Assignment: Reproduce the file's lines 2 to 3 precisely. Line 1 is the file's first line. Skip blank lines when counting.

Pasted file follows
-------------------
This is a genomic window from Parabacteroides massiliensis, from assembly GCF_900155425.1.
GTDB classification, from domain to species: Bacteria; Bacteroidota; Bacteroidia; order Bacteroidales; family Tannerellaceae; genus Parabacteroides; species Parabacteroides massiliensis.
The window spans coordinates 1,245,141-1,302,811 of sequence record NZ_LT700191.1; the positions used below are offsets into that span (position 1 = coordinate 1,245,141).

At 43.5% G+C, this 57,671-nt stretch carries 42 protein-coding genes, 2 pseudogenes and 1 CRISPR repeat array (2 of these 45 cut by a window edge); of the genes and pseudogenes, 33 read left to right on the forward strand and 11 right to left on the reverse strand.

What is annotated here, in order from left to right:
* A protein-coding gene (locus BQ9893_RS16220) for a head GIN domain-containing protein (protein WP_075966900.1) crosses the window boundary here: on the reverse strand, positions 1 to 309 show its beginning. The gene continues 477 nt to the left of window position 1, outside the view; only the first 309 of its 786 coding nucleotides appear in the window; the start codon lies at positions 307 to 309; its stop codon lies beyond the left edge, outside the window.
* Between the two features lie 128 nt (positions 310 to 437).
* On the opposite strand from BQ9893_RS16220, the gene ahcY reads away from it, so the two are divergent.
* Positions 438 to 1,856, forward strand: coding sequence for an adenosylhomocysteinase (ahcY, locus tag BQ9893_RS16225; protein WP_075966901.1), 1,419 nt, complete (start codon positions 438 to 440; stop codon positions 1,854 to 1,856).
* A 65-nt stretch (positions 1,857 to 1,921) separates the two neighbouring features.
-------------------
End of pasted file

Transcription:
GTDB classification, from domain to species: Bacteria; Bacteroidota; Bacteroidia; order Bacteroidales; family Tannerellaceae; genus Parabacteroides; species Parabacteroides massiliensis.
The window spans coordinates 1,245,141-1,302,811 of sequence record NZ_LT700191.1; the positions used below are offsets into that span (position 1 = coordinate 1,245,141).